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May 01, 2009

Investigating to Scalia to make a point

Schneier on Security: Googling Justice Scalia

Last year, when law professor Joel Reidenberg wanted to show his Fordham University class how readily private information is available on the Internet, he assigned a group project. It was collecting personal information from the Web about himself.

This year, after U.S. Supreme Court Justice Antonin Scalia made public comments that seemingly may have questioned the need for more protection of private information, Reidenberg assigned the same project. Except this time Scalia was the subject, the prof explains to the ABA Journal in a telephone interview.

His class turned in a 15-page dossier that included not only Scalia's home address, home phone number and home value, but his food and movie preferences, his wife's personal e-mail address and photos of his grandchildren, reports Above the Law. . . .

April 23, 2009

Use Google to easily find torrents

Torrent File Search Using Google Custom Search - Scour the Entire Web for Bit Torrent Files

Maybe if we use this enough the RIAA will go after Google . . .

Please Note: This site is not affiliated with Google, it simply makes use of Google Custom Search to restrict your searches to Torrent files. You can do this with any regular Google search by appending your query with filetype:torrent. This technique can be used for any type of file supported by Google.

The intention of this site is to demonstrate the double standard that was exemplified in the recent Pirate Bay Trial. Sites such as Google offer much the same functionality as The Pirate Bay and other Bit Torrent sites but are not targeted by media conglomerates such as the IFPI as they have the political and legal clout to defend themselves unlike these small independent sites.

This site is created in support of an open, neutral internet accessible and equitable to all regardless of political or financial standing.

April 21, 2009

China finally develops database of citizens, but there is one enormous problem

Name Not on Our List? Change It, China Says - NYTimes.com

Twenty-six years ago, when his granddaughter was born, he combed through his library of Chinese dictionaries and lighted upon a character pronounced “cheng.” Cheng, which means galloping steeds, looks just like the character for horse, except that it is condensed and written three times in a row.

The character is so rare that once people see it, Miss Ma said, they tend to remember both her and her name. That is one reason she likes it so much.

That is also why the government wants her to change it.

For Ma Cheng and millions of others, Chinese parents’ desire to give their children a spark of individuality is colliding head-on with the Chinese bureaucracy’s desire for order. Seeking to modernize its vast database on China’s 1.3 billion citizens, the government’s Public Security Bureau has been replacing the handwritten identity card that every Chinese must carry with a computer-readable one . . .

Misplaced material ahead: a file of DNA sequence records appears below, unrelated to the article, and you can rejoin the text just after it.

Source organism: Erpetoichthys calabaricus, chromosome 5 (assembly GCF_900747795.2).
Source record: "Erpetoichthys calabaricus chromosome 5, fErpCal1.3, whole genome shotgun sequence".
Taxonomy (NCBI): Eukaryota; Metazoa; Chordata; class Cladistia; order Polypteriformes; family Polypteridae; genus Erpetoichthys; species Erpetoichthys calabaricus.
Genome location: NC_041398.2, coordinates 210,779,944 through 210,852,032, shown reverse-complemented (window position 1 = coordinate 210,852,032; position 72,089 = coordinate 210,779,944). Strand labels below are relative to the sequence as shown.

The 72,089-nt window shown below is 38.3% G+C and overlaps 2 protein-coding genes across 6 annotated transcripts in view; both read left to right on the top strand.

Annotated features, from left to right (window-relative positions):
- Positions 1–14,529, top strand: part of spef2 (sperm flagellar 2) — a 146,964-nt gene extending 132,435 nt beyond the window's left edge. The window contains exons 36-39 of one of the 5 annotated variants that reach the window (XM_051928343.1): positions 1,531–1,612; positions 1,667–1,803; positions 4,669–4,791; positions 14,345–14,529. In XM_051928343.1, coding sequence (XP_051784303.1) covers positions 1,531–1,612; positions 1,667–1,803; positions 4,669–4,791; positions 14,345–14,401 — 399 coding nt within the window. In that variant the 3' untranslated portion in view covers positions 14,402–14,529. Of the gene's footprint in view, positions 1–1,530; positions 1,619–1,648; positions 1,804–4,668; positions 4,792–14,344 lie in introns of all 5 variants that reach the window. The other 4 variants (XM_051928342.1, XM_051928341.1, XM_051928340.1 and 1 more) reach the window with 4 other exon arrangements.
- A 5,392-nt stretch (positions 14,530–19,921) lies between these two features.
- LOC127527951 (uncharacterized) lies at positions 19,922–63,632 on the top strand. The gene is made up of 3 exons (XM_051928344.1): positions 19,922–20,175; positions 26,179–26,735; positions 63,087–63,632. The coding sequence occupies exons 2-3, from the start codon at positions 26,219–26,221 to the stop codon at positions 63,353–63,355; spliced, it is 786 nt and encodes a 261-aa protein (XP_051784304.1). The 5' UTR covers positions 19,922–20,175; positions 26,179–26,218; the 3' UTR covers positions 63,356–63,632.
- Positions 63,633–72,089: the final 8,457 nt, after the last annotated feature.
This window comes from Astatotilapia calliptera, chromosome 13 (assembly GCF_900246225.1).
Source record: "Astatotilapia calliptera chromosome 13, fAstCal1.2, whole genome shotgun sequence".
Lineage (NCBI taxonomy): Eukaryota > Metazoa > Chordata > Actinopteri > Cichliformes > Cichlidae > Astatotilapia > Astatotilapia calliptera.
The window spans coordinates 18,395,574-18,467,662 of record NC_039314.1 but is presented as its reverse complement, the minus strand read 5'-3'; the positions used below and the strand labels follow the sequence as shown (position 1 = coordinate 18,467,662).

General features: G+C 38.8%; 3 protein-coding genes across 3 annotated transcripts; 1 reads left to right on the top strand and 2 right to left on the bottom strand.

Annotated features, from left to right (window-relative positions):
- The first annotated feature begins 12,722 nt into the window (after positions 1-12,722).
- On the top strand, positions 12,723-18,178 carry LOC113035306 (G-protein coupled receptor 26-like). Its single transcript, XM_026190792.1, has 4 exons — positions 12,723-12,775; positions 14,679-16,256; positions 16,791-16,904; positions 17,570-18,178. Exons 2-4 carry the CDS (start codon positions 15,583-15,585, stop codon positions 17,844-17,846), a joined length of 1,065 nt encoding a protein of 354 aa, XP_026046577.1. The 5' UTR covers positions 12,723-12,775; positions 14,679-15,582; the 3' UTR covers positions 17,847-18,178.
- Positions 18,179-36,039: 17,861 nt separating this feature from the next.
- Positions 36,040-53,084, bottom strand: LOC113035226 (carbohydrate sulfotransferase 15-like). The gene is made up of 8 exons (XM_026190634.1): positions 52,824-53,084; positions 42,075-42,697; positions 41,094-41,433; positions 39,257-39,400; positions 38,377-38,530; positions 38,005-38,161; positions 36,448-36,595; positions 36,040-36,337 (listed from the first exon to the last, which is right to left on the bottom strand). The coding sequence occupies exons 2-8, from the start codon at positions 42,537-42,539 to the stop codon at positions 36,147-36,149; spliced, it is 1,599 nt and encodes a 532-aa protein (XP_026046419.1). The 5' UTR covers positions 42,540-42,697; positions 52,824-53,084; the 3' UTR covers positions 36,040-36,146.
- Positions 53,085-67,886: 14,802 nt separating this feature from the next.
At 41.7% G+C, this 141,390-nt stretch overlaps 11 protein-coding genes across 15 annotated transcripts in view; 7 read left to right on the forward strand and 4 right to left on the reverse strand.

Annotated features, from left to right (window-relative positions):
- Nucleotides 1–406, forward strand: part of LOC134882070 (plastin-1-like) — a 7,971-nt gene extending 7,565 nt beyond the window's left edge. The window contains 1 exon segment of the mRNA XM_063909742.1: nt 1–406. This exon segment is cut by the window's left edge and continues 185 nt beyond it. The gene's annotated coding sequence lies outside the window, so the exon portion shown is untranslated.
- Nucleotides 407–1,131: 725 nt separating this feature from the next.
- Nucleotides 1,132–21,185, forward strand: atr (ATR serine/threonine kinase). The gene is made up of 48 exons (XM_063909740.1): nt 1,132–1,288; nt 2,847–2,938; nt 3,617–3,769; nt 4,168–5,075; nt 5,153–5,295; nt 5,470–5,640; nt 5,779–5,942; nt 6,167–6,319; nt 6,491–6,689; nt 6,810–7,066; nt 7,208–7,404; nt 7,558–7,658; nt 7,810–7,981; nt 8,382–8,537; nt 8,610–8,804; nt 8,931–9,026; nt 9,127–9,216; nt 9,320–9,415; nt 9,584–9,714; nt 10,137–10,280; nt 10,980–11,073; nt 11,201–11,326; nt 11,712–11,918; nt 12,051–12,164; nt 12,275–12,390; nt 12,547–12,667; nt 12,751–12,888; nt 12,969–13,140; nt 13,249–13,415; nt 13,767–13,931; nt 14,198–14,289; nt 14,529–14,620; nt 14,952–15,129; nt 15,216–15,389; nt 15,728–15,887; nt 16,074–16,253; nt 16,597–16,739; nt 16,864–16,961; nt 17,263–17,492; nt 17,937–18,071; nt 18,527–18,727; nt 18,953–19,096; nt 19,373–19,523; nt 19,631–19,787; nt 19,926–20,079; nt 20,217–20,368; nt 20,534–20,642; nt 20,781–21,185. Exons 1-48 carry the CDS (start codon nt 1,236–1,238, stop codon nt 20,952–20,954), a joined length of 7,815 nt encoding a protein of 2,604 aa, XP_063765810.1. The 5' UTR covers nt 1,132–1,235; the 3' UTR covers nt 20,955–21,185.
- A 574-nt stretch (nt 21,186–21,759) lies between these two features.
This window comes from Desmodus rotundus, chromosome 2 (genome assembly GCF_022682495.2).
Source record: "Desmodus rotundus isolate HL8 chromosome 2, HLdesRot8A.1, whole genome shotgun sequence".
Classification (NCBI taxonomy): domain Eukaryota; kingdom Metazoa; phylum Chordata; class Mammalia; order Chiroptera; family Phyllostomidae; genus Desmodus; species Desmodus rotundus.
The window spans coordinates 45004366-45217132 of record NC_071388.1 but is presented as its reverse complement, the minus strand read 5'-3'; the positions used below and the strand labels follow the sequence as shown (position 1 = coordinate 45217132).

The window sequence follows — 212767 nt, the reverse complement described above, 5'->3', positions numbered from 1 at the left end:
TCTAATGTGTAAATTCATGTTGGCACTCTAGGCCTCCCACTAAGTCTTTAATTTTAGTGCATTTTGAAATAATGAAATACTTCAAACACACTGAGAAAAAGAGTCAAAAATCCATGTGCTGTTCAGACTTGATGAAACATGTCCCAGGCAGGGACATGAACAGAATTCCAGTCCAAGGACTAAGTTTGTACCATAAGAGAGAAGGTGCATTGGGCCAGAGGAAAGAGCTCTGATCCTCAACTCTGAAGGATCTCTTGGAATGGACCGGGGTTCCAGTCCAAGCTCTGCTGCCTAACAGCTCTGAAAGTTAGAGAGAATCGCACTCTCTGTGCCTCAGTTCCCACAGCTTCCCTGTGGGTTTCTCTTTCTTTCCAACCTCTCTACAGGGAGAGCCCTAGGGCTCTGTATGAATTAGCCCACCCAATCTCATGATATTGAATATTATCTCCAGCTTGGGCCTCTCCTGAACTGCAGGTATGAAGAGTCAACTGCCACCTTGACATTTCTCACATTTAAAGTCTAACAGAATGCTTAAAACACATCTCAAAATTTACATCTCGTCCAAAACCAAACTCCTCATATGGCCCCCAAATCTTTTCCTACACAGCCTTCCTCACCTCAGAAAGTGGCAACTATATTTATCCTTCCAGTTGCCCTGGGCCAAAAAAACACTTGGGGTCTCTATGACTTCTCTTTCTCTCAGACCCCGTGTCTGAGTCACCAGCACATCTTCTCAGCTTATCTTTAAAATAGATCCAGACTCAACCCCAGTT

The bureau’s computers, however, are programmed to read only 32,252 of the roughly 55,000 Chinese characters, according to a 2006 government report. The result is that Miss Ma and at least some of the 60 million other Chinese with obscure characters in their names cannot get new cards — unless they change their names to something more common.

April 19, 2009

America needs more jerks like this

Border Patrol Gets Flummoxed

The video is half an hour long so I'll sum up for the time-poor: a guy on his way to work get stopped at a checkpoint. The cops ask him to pull over for a search of his car and he refuses and gets righteously indignant for a long time. He does everything right: he rolls his window down only a fraction of an inch; he doesn't answer any of the cop's trick questions; he does not let them search his car; he invokes his rights.

It's really hard to pull off, and you'll look like a huge prick doing it, but it's important that we have people like this in a democracy.

April 16, 2009

Megachurch Uses Police to Out Critical Blogger's Identity

Dispatches from the Culture Wars: Megachurch Uses Police to Out Critical Blogger's Identity

A blogger critical of First Baptist Church Pastor Mac Brunson wants to know why his Web site was investigated by a police detective who is also a member of the minister's security detail.

Thomas A. Rich also wants the Jacksonville Sheriff's Office to explain what suspected crimes led Detective Robert Hinson to open the probe into his once-anonymous Web site.

Rich also wants to know why Hinson revealed his name to the church despite finding no wrongdoing. Hinson obtained a subpoena from the State Attorney's Office requiring Google Inc. to reveal the author of the blog.

Rich's unmasking led to an eventual trespass warning banning the longtime member and his wife from First Baptist, despite the fact that Brunson and a top church administrator conceded the blog never threatened violence.